Bumper to bumper traffic on Al Ittihad Road which is used mostly by motorists commuting between Dubai and Sharjah. The number of vehicles plying on to Dubai roads has increased to some 1.4 million. Image Credit: Oliver Clarke/Gulf News

Dubai: Motorists in Dubai have once again found themselves caught in traffic jams during peak hours, despite massive road infrastructure development projects and the introduction of a mass transit system, which includes Dubai Metro.

Though the number of vehicles plying on Dubai roads has increased to some 1.4 million, 1.1 million of which are registered in Dubai as opposed to other emirates, the latest traffic congestion on certain main roads has been attributed to delays in road work projects.

Gulf News notes that motorists travelling from Sharjah to Dubai often find themselves stuck in traffic and regularly waste time during peak hours in the morning near the Shola'a Interchange (at the intersection of Dubai Airport and Shaikh Rashid Road in Deira), which is currently under construction.

The project was originally scheduled to be completed last year but its finishing date has by now been rescheduled at least three times.

An RTA official told Gulf News that the Shola'a Interchange Project, part of the second phase of Al Ittihad Road Project, was supposed to be finished in October this year, but they're now aiming for December.

Delays in the completion of the First Interchange have also caused a traffic build-up in the businesses district, which includes the Financial Centre, Dubai Mall and Burj Khalifa.

The project is supposed to be finished by December this year. The Parallel Roads Project, near the Greens and the Tecom area, has also passed its completion date and left motorists furious.

Furthermore, incomplete road works near Deira City Centre, at Al Mankhool Road and Khalid Bin Waleed Road are regularly causing havoc for drivers."We appreciate the RTA for easing traffic in Dubai as travel time has reduced a lot, compared to two years ago, but the incomplete projects have become a nuisance," said a motorist in Bur Dubai.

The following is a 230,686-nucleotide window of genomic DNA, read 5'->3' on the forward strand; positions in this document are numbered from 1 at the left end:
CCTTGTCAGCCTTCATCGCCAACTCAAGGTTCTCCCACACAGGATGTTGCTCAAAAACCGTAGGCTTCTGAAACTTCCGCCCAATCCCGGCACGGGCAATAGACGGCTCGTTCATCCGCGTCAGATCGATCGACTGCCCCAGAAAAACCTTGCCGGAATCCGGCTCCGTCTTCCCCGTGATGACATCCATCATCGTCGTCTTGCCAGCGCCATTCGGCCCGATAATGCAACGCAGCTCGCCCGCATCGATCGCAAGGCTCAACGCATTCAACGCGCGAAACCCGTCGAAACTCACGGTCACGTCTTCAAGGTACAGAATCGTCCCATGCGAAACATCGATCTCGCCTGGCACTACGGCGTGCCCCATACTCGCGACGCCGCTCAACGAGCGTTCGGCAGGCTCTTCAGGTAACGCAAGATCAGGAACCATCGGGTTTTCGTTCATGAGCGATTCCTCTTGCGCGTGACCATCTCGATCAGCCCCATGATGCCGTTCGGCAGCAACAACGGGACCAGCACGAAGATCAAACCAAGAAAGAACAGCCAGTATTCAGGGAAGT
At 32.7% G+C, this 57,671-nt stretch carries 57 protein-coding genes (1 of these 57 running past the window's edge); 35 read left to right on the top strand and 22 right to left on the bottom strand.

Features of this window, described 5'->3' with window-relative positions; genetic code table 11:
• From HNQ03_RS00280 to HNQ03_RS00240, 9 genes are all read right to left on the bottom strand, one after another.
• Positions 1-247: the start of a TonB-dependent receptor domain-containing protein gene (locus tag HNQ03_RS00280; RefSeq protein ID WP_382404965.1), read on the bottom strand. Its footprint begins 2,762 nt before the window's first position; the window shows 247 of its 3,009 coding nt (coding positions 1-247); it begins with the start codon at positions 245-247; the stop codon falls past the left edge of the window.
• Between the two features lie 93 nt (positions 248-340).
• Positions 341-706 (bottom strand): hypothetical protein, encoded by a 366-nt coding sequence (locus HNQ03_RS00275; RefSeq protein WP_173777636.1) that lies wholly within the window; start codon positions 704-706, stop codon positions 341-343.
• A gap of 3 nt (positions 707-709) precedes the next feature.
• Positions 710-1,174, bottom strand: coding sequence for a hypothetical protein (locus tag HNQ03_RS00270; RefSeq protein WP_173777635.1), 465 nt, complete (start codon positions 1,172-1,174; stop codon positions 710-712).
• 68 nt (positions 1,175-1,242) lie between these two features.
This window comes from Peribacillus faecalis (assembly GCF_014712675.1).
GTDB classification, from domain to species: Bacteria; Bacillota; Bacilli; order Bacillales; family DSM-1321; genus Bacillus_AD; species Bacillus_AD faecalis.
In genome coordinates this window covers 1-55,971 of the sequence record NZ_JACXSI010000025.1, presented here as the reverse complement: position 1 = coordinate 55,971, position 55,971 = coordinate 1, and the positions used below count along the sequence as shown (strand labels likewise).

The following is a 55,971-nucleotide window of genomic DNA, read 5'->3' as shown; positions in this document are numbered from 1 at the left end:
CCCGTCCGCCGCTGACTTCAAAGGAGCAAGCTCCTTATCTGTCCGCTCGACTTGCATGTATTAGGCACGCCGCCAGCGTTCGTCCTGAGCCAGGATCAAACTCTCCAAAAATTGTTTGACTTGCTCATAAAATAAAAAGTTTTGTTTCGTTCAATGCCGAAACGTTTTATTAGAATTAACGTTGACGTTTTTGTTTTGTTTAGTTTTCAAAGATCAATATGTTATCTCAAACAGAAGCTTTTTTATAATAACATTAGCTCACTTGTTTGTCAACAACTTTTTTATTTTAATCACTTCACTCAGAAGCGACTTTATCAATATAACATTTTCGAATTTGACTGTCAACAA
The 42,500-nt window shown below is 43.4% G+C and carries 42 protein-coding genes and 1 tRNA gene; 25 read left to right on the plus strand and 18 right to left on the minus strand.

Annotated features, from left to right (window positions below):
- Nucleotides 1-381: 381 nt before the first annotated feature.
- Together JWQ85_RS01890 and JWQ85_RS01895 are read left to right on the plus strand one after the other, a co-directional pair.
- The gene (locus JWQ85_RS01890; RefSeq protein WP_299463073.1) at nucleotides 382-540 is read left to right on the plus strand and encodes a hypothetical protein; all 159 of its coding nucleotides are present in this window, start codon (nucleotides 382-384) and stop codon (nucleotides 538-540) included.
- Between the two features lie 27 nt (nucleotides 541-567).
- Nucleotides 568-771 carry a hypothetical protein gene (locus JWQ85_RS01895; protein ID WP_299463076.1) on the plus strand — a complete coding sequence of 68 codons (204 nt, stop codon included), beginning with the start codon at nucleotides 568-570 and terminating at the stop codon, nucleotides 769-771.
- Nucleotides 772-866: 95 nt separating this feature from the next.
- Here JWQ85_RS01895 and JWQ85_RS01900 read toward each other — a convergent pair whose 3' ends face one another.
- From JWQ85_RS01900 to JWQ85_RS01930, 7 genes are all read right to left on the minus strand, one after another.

An RTA official said the completion period on the road project was extended due to a slow down in economic activity and property development. However, he added that the RTA is determined to complete the project within the newly set deadline.

RTA statistics reveal that economic losses due to time wasted in traffic jams have reduced from Dh5.9 billion to less than Dh3 billion last year due to improved road networks and a comprehensive public transport system.

The massive infrastructure development taking place has eased traffic congestion in the city. The number of lanes over Dubai Creek have increased from 19 in 2006 to 48 in 2010 because of the construction of new bridges, while the number of lanes on main traffic corridors including Shaikh Zayed Road, Emirates Road, Dubai Bypass Road, Dubai Al Habbab Road and Al Rabbat Road has doubled the capacity for vehicles.

Integrated public transport has also helped to ease traffic congestion over the last year. The number of public transport users increased from 96 million in 2006 to 130 million this year.

The number of people using marine transport increased from 17 million to 20 million, while those using taxis increased from 50 million to 140 million. The number of metro commuters in one year reached some 30 million passengers.

Apart from completing a number of major road projects, the RTA has also improved the roads, removing some 120 bottlenecks and blind spots which were the cause of accidents and traffic jams.

Completion of more roadwork projects by the end of this year, will further ease traffic on Dubai Roads.

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